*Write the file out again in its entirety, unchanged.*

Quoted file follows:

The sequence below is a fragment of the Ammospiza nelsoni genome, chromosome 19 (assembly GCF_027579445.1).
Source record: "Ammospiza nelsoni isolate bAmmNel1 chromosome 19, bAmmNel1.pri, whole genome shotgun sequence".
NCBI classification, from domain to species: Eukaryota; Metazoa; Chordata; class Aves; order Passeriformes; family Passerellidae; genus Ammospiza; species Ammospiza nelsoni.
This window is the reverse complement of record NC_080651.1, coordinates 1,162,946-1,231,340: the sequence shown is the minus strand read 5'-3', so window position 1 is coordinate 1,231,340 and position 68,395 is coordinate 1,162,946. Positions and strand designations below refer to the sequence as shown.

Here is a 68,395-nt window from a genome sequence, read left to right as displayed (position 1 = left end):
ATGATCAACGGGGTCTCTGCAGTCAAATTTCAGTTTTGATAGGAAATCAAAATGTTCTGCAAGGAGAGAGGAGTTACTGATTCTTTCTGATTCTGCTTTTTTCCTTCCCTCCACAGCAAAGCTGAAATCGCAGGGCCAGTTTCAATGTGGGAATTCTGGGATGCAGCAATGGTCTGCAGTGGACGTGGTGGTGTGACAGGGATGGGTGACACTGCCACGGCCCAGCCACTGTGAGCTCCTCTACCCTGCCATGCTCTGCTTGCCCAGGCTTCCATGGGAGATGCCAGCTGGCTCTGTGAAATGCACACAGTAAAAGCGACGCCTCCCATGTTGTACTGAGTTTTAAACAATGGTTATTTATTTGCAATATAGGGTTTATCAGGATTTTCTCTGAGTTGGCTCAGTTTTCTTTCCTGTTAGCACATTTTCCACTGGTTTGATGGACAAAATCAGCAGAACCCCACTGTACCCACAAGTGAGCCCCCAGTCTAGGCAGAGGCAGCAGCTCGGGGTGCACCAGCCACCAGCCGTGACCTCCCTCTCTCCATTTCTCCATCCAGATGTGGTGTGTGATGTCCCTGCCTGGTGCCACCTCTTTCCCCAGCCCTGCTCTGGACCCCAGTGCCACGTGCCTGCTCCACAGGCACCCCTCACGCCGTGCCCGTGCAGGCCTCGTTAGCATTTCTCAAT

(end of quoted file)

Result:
The sequence below is a fragment of the Ammospiza nelsoni genome, chromosome 19 (assembly GCF_027579445.1).
Source record: "Ammospiza nelsoni isolate bAmmNel1 chromosome 19, bAmmNel1.pri, whole genome shotgun sequence".
NCBI classification, from domain to species: Eukaryota; Metazoa; Chordata; class Aves; order Passeriformes; family Passerellidae; genus Ammospiza; species Ammospiza nelsoni.
This window is the reverse complement of record NC_080651.1, coordinates 1,162,946-1,231,340: the sequence shown is the minus strand read 5'-3', so window position 1 is coordinate 1,231,340 and position 68,395 is coordinate 1,162,946. Positions and strand designations below refer to the sequence as shown.

Here is a 68,395-nt window from a genome sequence, read left to right as displayed (position 1 = left end):
ATGATCAACGGGGTCTCTGCAGTCAAATTTCAGTTTTGATAGGAAATCAAAATGTTCTGCAAGGAGAGAGGAGTTACTGATTCTTTCTGATTCTGCTTTTTTCCTTCCCTCCACAGCAAAGCTGAAATCGCAGGGCCAGTTTCAATGTGGGAATTCTGGGATGCAGCAATGGTCTGCAGTGGACGTGGTGGTGTGACAGGGATGGGTGACACTGCCACGGCCCAGCCACTGTGAGCTCCTCTACCCTGCCATGCTCTGCTTGCCCAGGCTTCCATGGGAGATGCCAGCTGGCTCTGTGAAATGCACACAGTAAAAGCGACGCCTCCCATGTTGTACTGAGTTTTAAACAATGGTTATTTATTTGCAATATAGGGTTTATCAGGATTTTCTCTGAGTTGGCTCAGTTTTCTTTCCTGTTAGCACATTTTCCACTGGTTTGATGGACAAAATCAGCAGAACCCCACTGTACCCACAAGTGAGCCCCCAGTCTAGGCAGAGGCAGCAGCTCGGGGTGCACCAGCCACCAGCCGTGACCTCCCTCTCTCCATTTCTCCATCCAGATGTGGTGTGTGATGTCCCTGCCTGGTGCCACCTCTTTCCCCAGCCCTGCTCTGGACCCCAGTGCCACGTGCCTGCTCCACAGGCACCCCTCACGCCGTGCCCGTGCAGGCCTCGTTAGCATTTCTCAAT